OPINION Eluned Gramich

NWR Issue r14

Writing the Mother Tongue

aussenraum / outside area

so many languages
hide beneath your trees
in the secret corners of your alleys
and in the well which, in winter, is boarded up.
they're looking for a place
an area between declinations and
separable verbs
but they are here.
we are here.
María Reimóndez (Trans from the German by Eluned Gramich)


María Reimóndez speaks seven languages. I try to count them: Galician, Spanish, Portuguese, Tamil, English, German, French, but there might be more I don't know about. She has even written a poetry collection in German – her third language – which I quote above. She is the first person I've met who has chosen to write creatively in a language other than her mother tongue. But meeting her in India, a country where people speak a minimum of three languages, I was no longer surprised.

I met her at the Hyderabad Literary Festival, a megacity in south-east India, where was giving a reading alongside several other poets. Two of them, Victor Sugbo and Duma Solinggay, were from the Philippines, and presented work in their native languages, Waray and Kankanaey. There were other Philippine authors in the audience, who spoke Mindano and Cebuano, yet the languages were so different that they couldn't follow the Philippine poetry being read on stage. Only a Spanish novelist picked out a colonial word or two – Zapatos, for instance (shoes) because there was no need for zapatos on the islands before the Spanish came.

Having studied in the USA, Victor Sugbo's most fluent language was English, as he had forgotten much of his mother tongue, Waray. When he returned home, he decided to relearn it in the hope of writing poetry in Waray; because, he explained, poetry should be written in your mother tongue, no matter the level of your fluency. This surprised me at first (why write in a language in which you know you are deficient?); and then moved me (why write in English just so you can have an easy time?). Waray, he said, once had a broad and beautiful lexicon, but due to globalisation and centralised education, it had shrunk. For Sugbo, it is a poet's duty to retain and expand the language. Yet he also continues to write in English, alternating freely between the two.

Dumay Solinggay, a 26-year old woman, also writes in English and Kankanaey: an indigenous language of north Philippines. There were sounds in her reading that I'd never heard before: a kind of expressive stopping and breathing, mixed with measured, musical tones. In her English poetry, there are lines like: 'You have left some remnants / Of future memories. / They hang loose on my hair / blown by the cool breeze of June / brought by the unpronounced rain.' Dumay was wearing a mixture of indigenous, western and Indian clothing – a tanned skirt, striped belt, T-shirt and a cotton print shawl: an emblem of the festival's inclusive and supportive spirit. When a Wiradjuri poet Jeanine Leane read a poem describing the experience of Australian Aboriginal people ('they keep us locked away like / Dark secrets') Solinggay openly wept on stage.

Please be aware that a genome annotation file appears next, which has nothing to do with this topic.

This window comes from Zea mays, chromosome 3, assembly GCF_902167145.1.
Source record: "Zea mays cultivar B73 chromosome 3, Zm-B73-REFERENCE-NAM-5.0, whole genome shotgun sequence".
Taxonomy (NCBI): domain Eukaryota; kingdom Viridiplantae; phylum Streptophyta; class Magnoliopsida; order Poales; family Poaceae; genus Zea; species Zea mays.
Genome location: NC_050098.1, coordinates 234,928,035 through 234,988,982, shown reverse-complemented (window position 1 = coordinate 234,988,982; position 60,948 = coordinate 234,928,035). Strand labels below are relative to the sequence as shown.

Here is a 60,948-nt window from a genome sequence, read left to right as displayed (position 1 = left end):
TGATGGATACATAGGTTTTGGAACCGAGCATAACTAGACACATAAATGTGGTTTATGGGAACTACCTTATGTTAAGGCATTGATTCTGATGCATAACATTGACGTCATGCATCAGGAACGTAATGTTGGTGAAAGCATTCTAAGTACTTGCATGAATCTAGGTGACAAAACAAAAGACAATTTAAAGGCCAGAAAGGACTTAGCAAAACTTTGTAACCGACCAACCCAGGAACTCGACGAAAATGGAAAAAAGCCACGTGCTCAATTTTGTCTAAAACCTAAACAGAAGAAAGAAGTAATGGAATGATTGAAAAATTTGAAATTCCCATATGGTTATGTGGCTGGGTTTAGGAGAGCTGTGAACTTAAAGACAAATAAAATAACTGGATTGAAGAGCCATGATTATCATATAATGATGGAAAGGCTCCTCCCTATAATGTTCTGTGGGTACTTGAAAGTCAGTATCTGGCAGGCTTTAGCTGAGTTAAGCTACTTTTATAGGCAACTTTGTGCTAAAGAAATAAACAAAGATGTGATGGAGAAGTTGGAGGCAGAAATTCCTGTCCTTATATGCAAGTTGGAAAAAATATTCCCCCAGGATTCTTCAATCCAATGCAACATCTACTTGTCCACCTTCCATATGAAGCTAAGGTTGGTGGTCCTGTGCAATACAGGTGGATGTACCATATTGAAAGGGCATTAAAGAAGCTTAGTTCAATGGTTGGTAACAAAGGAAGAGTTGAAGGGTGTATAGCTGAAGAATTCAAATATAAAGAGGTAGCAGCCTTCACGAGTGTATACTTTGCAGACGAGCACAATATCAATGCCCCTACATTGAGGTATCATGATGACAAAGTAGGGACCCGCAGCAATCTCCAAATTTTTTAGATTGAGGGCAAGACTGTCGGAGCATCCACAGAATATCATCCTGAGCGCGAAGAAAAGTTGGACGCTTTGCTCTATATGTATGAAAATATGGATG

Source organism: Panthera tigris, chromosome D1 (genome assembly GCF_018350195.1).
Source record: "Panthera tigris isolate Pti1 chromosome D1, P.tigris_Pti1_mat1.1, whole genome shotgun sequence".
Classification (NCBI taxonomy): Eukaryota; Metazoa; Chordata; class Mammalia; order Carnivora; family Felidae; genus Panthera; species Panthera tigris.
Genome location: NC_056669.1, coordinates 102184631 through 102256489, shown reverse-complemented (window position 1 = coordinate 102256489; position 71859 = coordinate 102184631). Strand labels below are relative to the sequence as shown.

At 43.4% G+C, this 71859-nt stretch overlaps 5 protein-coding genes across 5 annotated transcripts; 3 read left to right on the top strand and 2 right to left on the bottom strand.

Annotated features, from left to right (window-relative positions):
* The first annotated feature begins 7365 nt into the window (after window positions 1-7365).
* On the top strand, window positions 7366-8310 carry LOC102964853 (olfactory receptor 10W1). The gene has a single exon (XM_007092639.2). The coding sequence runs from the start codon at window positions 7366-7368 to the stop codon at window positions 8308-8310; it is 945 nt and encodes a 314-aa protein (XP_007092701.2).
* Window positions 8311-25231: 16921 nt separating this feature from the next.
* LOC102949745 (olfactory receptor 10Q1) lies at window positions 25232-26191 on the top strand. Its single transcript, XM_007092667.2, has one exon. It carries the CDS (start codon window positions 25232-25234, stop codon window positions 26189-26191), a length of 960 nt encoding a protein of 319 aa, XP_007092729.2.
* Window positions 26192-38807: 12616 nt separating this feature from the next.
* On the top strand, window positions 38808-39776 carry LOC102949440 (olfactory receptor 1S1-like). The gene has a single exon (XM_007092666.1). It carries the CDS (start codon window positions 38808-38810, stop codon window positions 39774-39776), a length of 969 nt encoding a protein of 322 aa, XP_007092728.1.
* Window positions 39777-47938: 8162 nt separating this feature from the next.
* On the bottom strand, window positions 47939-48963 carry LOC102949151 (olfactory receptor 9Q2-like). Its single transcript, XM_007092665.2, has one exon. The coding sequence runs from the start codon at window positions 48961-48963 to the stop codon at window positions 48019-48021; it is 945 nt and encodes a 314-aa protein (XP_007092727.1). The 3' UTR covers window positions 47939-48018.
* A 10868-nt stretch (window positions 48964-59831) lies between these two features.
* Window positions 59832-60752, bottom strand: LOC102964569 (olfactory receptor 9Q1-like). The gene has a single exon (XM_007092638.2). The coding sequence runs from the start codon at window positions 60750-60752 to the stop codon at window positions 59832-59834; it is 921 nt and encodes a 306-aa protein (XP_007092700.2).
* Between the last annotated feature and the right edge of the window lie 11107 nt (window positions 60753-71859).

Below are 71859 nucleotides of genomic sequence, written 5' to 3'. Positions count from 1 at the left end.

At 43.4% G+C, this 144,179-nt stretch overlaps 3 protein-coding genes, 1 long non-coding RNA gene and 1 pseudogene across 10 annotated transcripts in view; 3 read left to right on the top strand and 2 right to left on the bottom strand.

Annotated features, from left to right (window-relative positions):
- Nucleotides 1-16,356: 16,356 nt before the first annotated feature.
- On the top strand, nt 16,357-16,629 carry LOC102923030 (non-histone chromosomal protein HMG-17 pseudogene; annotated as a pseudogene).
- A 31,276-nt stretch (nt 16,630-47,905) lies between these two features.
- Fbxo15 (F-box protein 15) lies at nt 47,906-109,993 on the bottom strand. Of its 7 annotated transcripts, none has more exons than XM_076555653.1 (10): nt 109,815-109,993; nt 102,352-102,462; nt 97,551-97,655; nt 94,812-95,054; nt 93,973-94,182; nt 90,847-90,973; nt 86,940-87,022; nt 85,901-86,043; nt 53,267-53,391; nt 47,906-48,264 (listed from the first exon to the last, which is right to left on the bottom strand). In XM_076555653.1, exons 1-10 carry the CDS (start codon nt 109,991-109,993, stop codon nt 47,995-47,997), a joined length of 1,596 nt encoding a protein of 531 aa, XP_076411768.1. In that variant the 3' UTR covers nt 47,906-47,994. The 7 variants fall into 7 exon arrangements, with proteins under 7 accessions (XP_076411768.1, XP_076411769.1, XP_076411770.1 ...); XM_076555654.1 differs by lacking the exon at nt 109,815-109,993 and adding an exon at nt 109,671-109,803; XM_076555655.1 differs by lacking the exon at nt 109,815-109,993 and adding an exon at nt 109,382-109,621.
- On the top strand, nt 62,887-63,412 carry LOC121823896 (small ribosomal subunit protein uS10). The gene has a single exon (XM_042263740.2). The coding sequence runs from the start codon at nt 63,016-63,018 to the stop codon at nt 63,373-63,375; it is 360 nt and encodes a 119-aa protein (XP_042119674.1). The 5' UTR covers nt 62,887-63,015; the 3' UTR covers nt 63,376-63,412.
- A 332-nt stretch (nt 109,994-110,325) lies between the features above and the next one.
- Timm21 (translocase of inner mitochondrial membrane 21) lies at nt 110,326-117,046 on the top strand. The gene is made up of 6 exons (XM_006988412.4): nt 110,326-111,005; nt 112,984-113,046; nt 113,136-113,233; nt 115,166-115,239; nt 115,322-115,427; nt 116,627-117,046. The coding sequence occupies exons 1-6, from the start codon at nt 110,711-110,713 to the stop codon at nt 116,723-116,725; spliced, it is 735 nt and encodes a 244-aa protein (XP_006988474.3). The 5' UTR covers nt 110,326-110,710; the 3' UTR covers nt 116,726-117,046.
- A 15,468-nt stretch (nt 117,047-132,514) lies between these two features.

At the end, an audience member remarked that she'd enjoyed the original, native language readings more than the English, even though she hadn't understood them. This made me wonder. It suggested, perhaps, that the English was sterile where the indigenous languages were better or more interesting for being exotic. Yet the concerns of the Waray and Kankanaey poems were pressingly modern and personal, and were not solely a vehicle to discuss indigenous or minority language rights. The assumption is that poetry from smaller nations or languages should always be negotiating with the themes and politics of those places, but this reading showed that was not the case. Instead, the poets demonstrated an openness and freedom in the movement between native language, the colonial (Spanish, in this case) and the globally dominant language, English. It undid the unwritten rules of translation (always translate into your mother language) and of creative writing (always write in your most fluent language).

It also challenged the idea that the mother tongue is best. There was a fixation with originality that came up again and again in the discussions we had in India with audiences and readers: the idea that to submit your text to translation, or to write in more than one language, is to somehow muddy the waters. Even among writers here in Wales, there's still a sense that there is 'one' language – Welsh or English – that is your true writing language. By ascribing to this idea, we imbue the writer's words with an exaggerated sanctity and risk shutting down experimentation. What stayed with me at the end of the reading was this: that a person can write beautifully in a native language, a learned language, or a relearned language.

Eluned Gramich’s memoir of Hokkaido, Japan, Woman Who Brings the Rain was published by our imprint New Welsh Rarebyte and was shortlisted for the Wales Book of the Year last summer, having won the New Welsh Writing Awards in 2015.

Eluned's Indian visit was instigated by Literature Across Frontiers.

Eluned Gramich (second from R) at Hyderabad Literature Festival, India
 



       


previous opinion: Valley, City, Village



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